After much consideration and being made aware of the risks involved, “Pecas” owner elected to have the surgery done as he believed it was in her best interest. Even though we did not have a fancy surgical suite, we did have on hand an AliveCor heart monitor to run an EKG as well as monitor “Pecas” heart rate. World Vets veteran Dr. Michelle Ward monitored “Pecas” with the AliveCor while Dr. Barry Nichols performed the surgery. Upon her return to the United States, Dr. Ward had the EKG analyzed, which confirmed that there were no EKG abnormalities. We would like to thank Antech for donating their services in the EKG analysis.

We are happy to report that “Pecas” recovered very smoothly from the anesthesia and had been doing great following her discharge from the clinic. In the end, the owner was very happy that he had decided to do the surgery and that World Vets had come to the island making her surgery impossible to possible.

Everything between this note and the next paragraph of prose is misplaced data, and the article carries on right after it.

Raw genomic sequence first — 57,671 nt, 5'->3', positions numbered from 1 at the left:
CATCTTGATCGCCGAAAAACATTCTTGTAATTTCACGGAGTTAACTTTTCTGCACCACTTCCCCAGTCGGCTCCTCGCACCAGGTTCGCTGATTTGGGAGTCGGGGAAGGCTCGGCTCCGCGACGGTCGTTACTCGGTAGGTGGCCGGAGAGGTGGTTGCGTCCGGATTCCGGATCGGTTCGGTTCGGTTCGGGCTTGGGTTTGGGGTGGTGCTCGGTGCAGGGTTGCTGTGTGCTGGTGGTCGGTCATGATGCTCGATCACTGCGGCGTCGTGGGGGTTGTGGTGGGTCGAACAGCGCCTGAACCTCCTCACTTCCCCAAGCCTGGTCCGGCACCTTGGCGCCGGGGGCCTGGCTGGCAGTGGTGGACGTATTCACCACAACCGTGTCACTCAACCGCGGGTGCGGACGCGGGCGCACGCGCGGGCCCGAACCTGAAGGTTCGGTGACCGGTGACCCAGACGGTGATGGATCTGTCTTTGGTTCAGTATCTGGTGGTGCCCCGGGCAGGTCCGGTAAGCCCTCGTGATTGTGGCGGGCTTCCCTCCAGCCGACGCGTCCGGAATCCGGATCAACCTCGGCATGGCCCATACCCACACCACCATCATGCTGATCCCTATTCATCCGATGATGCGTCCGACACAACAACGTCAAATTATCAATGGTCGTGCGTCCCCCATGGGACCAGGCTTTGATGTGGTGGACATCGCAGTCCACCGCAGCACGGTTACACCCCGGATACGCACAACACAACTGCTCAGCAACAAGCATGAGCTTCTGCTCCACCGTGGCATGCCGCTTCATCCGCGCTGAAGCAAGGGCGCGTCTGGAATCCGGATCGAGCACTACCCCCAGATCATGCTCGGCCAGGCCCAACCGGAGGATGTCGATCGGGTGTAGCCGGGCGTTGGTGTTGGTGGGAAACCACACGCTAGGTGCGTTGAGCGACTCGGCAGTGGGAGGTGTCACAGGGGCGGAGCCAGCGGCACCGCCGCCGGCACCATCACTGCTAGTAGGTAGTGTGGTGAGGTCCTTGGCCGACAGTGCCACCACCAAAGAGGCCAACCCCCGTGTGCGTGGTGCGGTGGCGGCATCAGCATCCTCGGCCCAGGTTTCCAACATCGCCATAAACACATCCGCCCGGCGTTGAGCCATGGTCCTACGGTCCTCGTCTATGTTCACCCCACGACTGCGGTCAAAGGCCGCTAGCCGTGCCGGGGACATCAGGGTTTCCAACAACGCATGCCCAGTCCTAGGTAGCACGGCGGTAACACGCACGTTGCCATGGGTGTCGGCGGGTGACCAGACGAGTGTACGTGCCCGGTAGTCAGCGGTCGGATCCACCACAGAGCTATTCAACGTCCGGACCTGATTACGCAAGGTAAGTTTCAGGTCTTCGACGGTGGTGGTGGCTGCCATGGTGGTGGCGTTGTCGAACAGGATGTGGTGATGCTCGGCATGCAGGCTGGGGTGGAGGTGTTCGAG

Pecas 3 Pecas discharge 1

IVM Program Spring Session Results

WorldVetsGroup19During the whole month of March, World Vets operated its International Veterinary Medicine (IVM) Program out of its Training Center facility located in Granada, Nicaragua.This program is specifically designed for veterinary, pre-veterinary and technician students who wish to gain clinical and practical experience, in addition to immersion within the field of international veterinary medicine. This program also provides volunteer opportunities for licensed veterinarians as well as licensed veterinary technicians as instructors.

As a result of this program, 214 spay/neuter surgeries were performed (during the month of March) on community owned animals that were in need of the operation.  These much needed spay/neuter services, as well as any additional medical treatments, were provided free of charge to pet owners and the community.